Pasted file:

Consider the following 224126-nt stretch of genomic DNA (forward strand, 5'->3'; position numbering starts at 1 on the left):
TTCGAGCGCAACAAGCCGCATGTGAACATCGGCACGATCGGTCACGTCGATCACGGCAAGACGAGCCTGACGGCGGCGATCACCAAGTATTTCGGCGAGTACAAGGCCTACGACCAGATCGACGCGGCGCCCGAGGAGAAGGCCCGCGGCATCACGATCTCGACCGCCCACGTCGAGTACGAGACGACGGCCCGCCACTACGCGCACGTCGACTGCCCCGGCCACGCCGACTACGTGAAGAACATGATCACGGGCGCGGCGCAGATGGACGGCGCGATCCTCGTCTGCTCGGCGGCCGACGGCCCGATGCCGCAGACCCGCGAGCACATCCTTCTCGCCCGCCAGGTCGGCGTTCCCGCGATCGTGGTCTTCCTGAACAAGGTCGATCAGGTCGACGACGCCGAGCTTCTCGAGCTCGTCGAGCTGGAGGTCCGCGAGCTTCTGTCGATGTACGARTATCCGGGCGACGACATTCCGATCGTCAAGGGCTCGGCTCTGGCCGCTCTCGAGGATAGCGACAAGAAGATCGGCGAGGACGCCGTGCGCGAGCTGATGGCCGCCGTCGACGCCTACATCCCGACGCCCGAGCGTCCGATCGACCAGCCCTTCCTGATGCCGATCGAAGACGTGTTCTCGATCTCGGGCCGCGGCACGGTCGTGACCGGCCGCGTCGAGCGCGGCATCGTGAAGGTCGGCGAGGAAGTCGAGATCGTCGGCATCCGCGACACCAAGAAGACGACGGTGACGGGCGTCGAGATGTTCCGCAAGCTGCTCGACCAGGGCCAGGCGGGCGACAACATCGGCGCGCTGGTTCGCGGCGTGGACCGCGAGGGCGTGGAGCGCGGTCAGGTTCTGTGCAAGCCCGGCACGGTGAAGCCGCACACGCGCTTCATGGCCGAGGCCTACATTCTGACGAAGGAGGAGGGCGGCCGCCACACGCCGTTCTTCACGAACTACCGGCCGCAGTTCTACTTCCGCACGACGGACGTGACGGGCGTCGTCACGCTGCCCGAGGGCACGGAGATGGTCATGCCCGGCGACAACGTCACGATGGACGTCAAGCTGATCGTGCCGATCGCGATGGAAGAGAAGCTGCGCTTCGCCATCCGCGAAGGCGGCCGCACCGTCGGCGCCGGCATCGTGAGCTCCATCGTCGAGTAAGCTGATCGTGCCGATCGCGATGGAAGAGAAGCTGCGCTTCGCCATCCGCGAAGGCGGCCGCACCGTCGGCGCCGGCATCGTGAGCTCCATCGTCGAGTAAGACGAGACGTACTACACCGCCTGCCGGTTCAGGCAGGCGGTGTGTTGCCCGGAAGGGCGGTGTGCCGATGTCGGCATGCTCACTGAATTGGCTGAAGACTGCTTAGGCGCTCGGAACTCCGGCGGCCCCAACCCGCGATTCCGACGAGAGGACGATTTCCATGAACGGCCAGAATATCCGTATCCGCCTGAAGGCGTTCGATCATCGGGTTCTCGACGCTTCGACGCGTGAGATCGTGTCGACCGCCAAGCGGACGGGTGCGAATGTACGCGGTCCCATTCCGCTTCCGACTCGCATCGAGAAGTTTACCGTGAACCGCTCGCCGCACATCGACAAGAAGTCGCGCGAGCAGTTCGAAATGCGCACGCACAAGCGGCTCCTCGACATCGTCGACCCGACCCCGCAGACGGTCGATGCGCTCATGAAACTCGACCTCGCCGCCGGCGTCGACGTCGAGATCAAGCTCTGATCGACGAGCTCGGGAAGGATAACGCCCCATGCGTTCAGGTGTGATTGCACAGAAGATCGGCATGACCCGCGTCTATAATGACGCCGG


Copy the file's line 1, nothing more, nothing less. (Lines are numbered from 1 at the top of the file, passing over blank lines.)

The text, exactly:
Consider the following 224126-nt stretch of genomic DNA (forward strand, 5'->3'; position numbering starts at 1 on the left):